Kern County officials announced a possible plan last month that would decrease the homeless population on the streets. They are considering putting homeless people in jail for misdemeanor drug offenses and potentially for trespassing, the Los Angeles Times reports.
Sheriff Donny Youngblood and DA Cynthia Zimmer are spearheading the idea; however the plan is still in the early stages.
Bakersfield has seen a spike in the homeless population. In January, the city conducted the annual point-in-time count. Volunteers recorded a 108 percent increase in unsheltered homeless people compared to 2018, according to the LA Times. It was also recorded of homeless people in Kern County counted in 2019, 51 percent of those surveyed reported a substance abuse issue.
Youngblood and Zimmer said the plan can help reduce crime and provide an opportunity for drug addicts to get treatment, The Bakersfield California reported.
Bakersfield College students shared their thoughts on this potential strategy. Here’s what they had to say.
“Personally I don’t agree with how the sheriff’s office is taking action on this matter. Because, one I feel it’s going against our civil rights. And even if they do put them in prison and get them clean, there’s no saying that it will be 100 percent sure that the outcome will evolve the homeless people and I don’t think that very logical.”
— Malina Cerrillo
“I think that it is kind of a good idea but also bad. It depends on how people take it. I know there are some homeless people that once you take them to jail they want to get clean. But, once they show that behavior — that they want to get clean — then they get out and go back to the way they were.”
“I do agree with the idea that the government should be intervened in some kind of intervention. My plan was to round up all the homeless people and put them into camps and have local businesses put down ads where they can get jobs. Put down a lot of voluntary and charity organizations to give them haircuts and showers. Give them a certain time period to get them back on their feet. Although I don’t know if a site penitentiary is the best place for that. I’ll probably read more into it but that’s my opinion.”
— Carlos Lopez
“There are so many places that are vacant now that (officials) can fix up to turn into spots where (homeless) can go eat and shower. There could be another place where they can go learn some interview skills, then go set off into the world. They’re not just homeless because of drugs. Some of them fall on hard times. There’s some out there that actually have degrees. Putting them in prison for minor things is just stupid. California should just admit y’all spent that money last time you tried to help the homeless. Be honest with us. We already know.”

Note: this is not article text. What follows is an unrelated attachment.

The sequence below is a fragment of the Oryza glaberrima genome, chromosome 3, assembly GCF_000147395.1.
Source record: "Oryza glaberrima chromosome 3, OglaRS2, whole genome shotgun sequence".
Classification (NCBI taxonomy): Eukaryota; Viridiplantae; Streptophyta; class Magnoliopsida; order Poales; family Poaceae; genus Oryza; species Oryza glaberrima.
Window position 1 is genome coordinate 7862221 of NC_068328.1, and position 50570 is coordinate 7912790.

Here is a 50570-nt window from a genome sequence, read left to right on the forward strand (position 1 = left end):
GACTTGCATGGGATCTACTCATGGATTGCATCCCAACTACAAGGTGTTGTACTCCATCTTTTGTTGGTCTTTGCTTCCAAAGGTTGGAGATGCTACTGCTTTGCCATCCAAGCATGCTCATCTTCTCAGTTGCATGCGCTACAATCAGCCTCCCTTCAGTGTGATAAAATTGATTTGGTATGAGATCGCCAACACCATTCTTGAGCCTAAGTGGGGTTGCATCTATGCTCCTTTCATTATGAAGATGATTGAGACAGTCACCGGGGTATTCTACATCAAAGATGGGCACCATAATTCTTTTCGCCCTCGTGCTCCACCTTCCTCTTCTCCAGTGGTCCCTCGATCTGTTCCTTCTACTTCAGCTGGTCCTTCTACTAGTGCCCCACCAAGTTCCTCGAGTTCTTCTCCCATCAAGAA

“I honestly think it’s a bad idea because if they really cared about homeless people getting off the street, you could take them to homeless shelter or recreational facility to make them better. If you really think putting someone in prison to make them better is a good idea, that’s just retarded. That’s far beyond what you should be doing. It’s a bad idea.”
— Donnie Coleman
“I think the government likes throwing money out anyway, and we have so many abandoned buildings. Like they are trying to say the homeless shelters are over flooded. We have so many abandoned buildings, and y’all throwing out money anyway. Why can’t we just get these people off the street open up an abandoned building and turn it into another homeless shelter? They want to throw these people into prison but their homeless because no one ever gave them a chance in life.”
— Alex Ayala
“The way I see it is the homeless are probably not going to jail first off like that’s a little messed up. At the same time I understand that there is a growing homelessness problem but I think sending them to jail is probably the wrong idea. I know that homeless shelters are a thing and if their filled up, then they need some place to go. But I don’t think jail is the right idea. Because that’s just demeaning in a sense and at the end of it, they might just think okay well if I’m just going to go to jail again then there’s not a point in doing anything else like going to rehab or trying to get help.”
— Adam Hakker
“They should open up more homes in the open areas we are not using. There are buildings all over town that they can turn into homes. Why don’t they just do that? They have so much money to do other things too.”
— Louis Moreno
“I don’t like it. I don’t think it’s smart. It’s not helpful like you are going to put them behind bars when they have a better chance of figuring it out here on the streets rather than you locking them behind the gate.”